PNS Daily Newscast - September 20, 2019 

A whistleblower complaint against President Trump sets off tug-of-war between Congress and the White House; and students around the world strike today to demand action on climate change.

2020Talks - September 20, 2019. (3 min.)  

Climate change is a big issue this election season, and global climate strikes kick off, while UAW labor strikes continue.

Daily Newscasts

Budget Cuts Threaten WA Kids' After-school Programs

January 30, 2009

Toppenish, WA - Only 22 percent of children ages 5 to 12 attend an afterschool program here in Washington; for teenagers, the figure drops to just 6 percent. A new study by School's Out Washington cites the shortage of such programs, statewide, as part of the reason.

In 2007, state lawmakers budgeted $3 million to fund afterschool activities, especially for kids at risk and in rural areas. Now, providers are worried the funding will disappear, just when their programs are making a difference. Heather Elmore is education services manager at the Northwest Community Action Center in Toppenish.

"We have a lot of gang activity in our communities, high pregnancy rates, and high drug and alcohol use and abuse. All of those risk factors make our programs even more critical, to keep our kids engaged and have individuals that care about them, working with them in those hours after school."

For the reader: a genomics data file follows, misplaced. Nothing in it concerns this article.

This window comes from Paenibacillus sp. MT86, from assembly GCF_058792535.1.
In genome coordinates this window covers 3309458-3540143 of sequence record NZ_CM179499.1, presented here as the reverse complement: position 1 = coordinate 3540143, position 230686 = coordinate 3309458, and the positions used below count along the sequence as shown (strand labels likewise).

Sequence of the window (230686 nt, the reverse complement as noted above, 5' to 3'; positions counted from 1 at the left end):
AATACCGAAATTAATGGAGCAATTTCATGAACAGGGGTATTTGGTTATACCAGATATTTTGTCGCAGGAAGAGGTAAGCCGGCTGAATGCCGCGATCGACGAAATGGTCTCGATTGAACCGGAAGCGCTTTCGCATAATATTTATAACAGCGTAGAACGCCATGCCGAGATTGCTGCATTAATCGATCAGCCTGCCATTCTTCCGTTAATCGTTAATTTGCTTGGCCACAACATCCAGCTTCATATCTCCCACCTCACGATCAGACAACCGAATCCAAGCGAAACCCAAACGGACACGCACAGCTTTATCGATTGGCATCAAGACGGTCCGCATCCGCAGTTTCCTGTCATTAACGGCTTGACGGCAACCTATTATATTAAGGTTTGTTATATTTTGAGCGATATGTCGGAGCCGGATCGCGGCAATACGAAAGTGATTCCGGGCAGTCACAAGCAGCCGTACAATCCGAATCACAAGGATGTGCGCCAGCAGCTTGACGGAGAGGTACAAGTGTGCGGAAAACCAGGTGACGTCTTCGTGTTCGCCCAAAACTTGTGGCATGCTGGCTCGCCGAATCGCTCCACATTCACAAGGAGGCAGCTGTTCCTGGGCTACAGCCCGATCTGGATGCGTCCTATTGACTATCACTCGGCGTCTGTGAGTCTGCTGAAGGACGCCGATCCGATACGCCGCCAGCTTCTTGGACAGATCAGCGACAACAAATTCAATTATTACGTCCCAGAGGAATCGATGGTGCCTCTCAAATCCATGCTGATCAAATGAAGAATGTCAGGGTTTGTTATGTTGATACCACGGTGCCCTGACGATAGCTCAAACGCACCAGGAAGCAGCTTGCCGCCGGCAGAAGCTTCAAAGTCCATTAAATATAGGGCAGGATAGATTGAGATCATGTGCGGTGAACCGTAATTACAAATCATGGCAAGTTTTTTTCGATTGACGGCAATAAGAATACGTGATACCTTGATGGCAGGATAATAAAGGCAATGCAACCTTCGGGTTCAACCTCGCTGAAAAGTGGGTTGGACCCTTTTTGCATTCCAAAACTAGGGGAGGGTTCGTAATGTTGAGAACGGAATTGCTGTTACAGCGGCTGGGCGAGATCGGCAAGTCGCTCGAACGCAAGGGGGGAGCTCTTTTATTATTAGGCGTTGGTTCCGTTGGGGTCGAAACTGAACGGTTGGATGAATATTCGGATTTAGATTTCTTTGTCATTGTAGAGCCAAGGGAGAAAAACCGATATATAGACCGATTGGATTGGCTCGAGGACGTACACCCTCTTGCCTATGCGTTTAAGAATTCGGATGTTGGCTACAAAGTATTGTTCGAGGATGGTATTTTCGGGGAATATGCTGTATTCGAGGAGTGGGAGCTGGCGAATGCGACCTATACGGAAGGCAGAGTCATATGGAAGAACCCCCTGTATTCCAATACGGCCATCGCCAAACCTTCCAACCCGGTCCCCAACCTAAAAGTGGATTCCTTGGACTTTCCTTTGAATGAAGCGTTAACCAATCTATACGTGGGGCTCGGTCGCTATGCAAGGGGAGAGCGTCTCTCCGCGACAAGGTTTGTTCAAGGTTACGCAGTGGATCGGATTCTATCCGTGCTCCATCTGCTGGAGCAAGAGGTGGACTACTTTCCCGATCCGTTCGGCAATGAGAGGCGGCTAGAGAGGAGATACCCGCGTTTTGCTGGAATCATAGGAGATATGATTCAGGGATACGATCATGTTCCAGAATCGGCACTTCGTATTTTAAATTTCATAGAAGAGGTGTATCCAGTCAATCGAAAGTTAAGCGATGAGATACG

Elmore, whose programs cover numerous small communities in the Yakima Valley, says she can no longer turn to local schools to help out with funding, although they work hand-in-hand, because both are strapped for funds.

"We're part of schools' student improvement plans. We work strategically with the schools to help them meeting those WASL scores and their other test measures. They've used our afterschool programs to help them in meeting their goals for their academics."

Elmore says in her area, the state grants fund several programs. Afterschool money was not included in Gov. Chris Gregoire's proposed budget for the next two years, so providers are asking lawmakers to maintain their funding. Without it, they say, they'll have to close programs and lay off staff members, in addition to no longer serving the families in their areas.

The new study on Washington's afterschool supply and demand is online, at

Chris Thomas, Public News Service - WA